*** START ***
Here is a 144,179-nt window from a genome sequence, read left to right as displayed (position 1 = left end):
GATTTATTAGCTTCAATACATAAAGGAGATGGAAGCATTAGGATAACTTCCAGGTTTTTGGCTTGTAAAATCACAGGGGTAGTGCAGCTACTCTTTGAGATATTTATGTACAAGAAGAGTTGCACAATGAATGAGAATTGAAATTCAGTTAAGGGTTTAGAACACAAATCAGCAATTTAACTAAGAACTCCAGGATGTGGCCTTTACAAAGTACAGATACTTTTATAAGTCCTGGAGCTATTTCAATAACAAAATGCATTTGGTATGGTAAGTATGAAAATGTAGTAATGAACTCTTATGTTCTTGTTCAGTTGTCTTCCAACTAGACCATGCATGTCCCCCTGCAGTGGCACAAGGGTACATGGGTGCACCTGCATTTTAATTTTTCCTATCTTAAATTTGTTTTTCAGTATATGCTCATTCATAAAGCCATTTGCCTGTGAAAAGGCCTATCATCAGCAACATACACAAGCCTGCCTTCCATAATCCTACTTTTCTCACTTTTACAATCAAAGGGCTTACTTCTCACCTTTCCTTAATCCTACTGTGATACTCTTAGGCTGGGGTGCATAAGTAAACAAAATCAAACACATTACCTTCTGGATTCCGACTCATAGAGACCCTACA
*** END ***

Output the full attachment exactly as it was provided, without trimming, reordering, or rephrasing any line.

Here is a 144,179-nt window from a genome sequence, read left to right as displayed (position 1 = left end):
GATTTATTAGCTTCAATACATAAAGGAGATGGAAGCATTAGGATAACTTCCAGGTTTTTGGCTTGTAAAATCACAGGGGTAGTGCAGCTACTCTTTGAGATATTTATGTACAAGAAGAGTTGCACAATGAATGAGAATTGAAATTCAGTTAAGGGTTTAGAACACAAATCAGCAATTTAACTAAGAACTCCAGGATGTGGCCTTTACAAAGTACAGATACTTTTATAAGTCCTGGAGCTATTTCAATAACAAAATGCATTTGGTATGGTAAGTATGAAAATGTAGTAATGAACTCTTATGTTCTTGTTCAGTTGTCTTCCAACTAGACCATGCATGTCCCCCTGCAGTGGCACAAGGGTACATGGGTGCACCTGCATTTTAATTTTTCCTATCTTAAATTTGTTTTTCAGTATATGCTCATTCATAAAGCCATTTGCCTGTGAAAAGGCCTATCATCAGCAACATACACAAGCCTGCCTTCCATAATCCTACTTTTCTCACTTTTACAATCAAAGGGCTTACTTCTCACCTTTCCTTAATCCTACTGTGATACTCTTAGGCTGGGGTGCATAAGTAAACAAAATCAAACACATTACCTTCTGGATTCCGACTCATAGAGACCCTACA